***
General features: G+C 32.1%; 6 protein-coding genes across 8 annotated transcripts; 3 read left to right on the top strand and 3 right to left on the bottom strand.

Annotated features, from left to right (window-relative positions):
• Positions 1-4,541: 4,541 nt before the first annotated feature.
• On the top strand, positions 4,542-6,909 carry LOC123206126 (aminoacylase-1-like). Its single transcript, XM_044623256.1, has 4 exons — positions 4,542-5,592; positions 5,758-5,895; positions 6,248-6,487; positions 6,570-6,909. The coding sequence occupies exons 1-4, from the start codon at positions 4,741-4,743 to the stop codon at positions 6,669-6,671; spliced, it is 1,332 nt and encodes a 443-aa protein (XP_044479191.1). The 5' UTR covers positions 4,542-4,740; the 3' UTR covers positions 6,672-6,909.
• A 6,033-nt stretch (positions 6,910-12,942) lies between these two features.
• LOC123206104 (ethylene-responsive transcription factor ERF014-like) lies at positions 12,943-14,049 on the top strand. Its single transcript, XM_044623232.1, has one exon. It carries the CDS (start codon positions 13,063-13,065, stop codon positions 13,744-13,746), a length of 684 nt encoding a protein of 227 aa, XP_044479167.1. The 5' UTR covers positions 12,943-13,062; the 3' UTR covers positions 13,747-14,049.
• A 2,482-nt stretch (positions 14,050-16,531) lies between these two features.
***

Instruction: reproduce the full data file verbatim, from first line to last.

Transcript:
General features: G+C 32.1%; 6 protein-coding genes across 8 annotated transcripts; 3 read left to right on the top strand and 3 right to left on the bottom strand.

Annotated features, from left to right (window-relative positions):
• Positions 1-4,541: 4,541 nt before the first annotated feature.
• On the top strand, positions 4,542-6,909 carry LOC123206126 (aminoacylase-1-like). Its single transcript, XM_044623256.1, has 4 exons — positions 4,542-5,592; positions 5,758-5,895; positions 6,248-6,487; positions 6,570-6,909. The coding sequence occupies exons 1-4, from the start codon at positions 4,741-4,743 to the stop codon at positions 6,669-6,671; spliced, it is 1,332 nt and encodes a 443-aa protein (XP_044479191.1). The 5' UTR covers positions 4,542-4,740; the 3' UTR covers positions 6,672-6,909.
• A 6,033-nt stretch (positions 6,910-12,942) lies between these two features.
• LOC123206104 (ethylene-responsive transcription factor ERF014-like) lies at positions 12,943-14,049 on the top strand. Its single transcript, XM_044623232.1, has one exon. It carries the CDS (start codon positions 13,063-13,065, stop codon positions 13,744-13,746), a length of 684 nt encoding a protein of 227 aa, XP_044479167.1. The 5' UTR covers positions 12,943-13,062; the 3' UTR covers positions 13,747-14,049.
• A 2,482-nt stretch (positions 14,050-16,531) lies between these two features.